Following on the recent appointment of Mitchell Silver to head the New York City Parks Department, Alexandra Lange writes for The New Yorker on the problem of inequity in the parks of New York City, arguing for a solution that would establish neighborhood conservancies for local park space.
The inequity of the city’s park system is such that State Senator Daniel L. Squadron last year introduced legislation that “would take twenty per cent from the budgets of the ‘well-financed conservancies’ and redistribute it to poorer parks, matching these ‘contributing parks’ to ‘member parks.’”
Lange proposes an arrangement that goes beyond Squadron’s “tithe” by allowing all citizens of New York to have a chance to contribute to the success of their neighborhood parks: “We would leverage our inherent narcissism to do some good for our daily lives, and the lives of others. The pitch: give to the park you visit every day, rather than the one you go to a couple of times a year.”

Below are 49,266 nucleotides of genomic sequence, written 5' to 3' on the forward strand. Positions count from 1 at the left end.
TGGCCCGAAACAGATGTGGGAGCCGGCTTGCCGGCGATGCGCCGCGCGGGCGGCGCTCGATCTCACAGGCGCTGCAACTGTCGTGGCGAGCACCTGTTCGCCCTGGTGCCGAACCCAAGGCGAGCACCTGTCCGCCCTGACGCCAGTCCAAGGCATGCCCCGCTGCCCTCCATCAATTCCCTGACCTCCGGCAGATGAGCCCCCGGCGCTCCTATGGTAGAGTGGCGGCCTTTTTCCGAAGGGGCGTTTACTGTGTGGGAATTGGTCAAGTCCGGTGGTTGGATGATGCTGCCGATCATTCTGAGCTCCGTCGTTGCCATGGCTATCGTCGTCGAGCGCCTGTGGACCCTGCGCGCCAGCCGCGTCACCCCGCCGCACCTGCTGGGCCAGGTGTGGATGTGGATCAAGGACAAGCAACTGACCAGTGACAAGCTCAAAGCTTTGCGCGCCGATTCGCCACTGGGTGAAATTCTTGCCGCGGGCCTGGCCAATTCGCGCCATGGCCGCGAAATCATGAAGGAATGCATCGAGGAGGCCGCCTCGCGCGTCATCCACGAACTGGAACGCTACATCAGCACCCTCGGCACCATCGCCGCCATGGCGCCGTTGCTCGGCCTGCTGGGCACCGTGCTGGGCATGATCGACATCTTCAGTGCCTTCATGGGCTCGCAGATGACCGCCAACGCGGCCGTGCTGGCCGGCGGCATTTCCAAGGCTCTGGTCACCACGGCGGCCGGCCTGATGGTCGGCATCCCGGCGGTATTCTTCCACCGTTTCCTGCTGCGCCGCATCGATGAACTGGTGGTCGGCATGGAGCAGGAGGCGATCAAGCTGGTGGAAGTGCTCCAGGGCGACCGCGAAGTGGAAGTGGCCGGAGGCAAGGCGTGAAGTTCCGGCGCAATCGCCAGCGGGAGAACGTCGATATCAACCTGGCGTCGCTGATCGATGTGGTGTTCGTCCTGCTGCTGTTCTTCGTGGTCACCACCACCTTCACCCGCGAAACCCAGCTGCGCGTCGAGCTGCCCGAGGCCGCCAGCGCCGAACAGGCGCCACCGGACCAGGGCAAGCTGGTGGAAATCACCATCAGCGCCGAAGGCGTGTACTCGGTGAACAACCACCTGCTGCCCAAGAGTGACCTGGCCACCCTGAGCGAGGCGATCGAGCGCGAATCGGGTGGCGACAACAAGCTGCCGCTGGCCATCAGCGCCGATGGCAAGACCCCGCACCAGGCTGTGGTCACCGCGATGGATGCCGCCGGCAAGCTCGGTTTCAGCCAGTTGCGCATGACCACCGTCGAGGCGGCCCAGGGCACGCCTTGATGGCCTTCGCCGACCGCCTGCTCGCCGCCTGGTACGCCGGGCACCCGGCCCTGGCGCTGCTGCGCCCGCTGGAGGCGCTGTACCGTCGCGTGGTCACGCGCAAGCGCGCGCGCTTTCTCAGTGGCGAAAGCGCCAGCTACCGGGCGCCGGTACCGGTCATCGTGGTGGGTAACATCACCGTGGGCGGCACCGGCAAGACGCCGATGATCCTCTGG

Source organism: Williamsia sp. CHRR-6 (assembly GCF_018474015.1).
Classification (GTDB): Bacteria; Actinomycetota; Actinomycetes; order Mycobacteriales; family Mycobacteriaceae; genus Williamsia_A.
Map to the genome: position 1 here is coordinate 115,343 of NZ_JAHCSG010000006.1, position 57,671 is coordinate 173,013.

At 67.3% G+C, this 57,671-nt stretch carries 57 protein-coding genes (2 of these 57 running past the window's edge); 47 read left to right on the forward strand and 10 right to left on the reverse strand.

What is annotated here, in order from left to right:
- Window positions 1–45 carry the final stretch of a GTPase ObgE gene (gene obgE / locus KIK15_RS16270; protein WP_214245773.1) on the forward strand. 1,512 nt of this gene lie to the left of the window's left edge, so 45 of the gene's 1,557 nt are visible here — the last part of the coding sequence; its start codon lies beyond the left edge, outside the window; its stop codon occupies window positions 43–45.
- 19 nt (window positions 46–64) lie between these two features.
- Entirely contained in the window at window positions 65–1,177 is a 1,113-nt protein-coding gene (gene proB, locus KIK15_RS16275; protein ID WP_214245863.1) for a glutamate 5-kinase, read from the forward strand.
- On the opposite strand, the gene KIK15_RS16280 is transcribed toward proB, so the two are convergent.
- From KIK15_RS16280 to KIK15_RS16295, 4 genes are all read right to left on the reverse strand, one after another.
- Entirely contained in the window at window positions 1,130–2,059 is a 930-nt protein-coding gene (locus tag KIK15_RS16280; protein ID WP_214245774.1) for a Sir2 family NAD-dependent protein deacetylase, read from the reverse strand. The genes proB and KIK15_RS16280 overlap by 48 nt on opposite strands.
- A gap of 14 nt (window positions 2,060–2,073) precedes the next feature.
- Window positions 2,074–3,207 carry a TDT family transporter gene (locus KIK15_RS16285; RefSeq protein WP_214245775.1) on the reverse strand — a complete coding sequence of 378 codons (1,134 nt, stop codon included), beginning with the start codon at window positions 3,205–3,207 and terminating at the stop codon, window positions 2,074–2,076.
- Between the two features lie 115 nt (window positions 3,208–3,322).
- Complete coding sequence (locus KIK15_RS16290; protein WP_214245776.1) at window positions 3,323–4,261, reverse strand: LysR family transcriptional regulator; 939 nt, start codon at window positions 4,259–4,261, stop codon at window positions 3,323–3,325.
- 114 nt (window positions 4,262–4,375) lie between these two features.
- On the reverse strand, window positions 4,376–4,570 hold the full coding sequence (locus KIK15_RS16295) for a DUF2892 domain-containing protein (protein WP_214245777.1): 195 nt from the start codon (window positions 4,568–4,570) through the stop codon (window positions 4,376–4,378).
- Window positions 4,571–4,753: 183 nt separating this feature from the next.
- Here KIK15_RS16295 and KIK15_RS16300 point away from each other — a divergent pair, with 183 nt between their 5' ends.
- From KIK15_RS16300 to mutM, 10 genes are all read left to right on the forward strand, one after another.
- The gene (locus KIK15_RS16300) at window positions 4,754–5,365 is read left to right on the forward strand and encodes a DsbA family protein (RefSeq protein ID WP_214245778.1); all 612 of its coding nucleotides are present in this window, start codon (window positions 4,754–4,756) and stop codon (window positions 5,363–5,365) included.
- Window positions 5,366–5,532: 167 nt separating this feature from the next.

Lange’s proposal would prevent the types of inequality Squadron’s plan is meant to mitigate by creating alliances between neighborhoods: “The solution to this problem…is to create alliances—not between conservancies but between adjacent neighborhoods across the Mayor’s ‘two cities’ divide. It would make sense, for example, to combine Cobble Hill, Carroll Gardens, and Red Hook under a single conservancy, with the donated money to be spent equally, and volunteer labor to be spread equally, among all the parks in those areas.”
As for the new Mayor de Blasio’s take on the legislation still under consideration with the state legislature: “De Blasio endorsed the bill then but stopped short of reiterating his support on Friday, instead referring to the idea as ‘creative,’ reports Lange.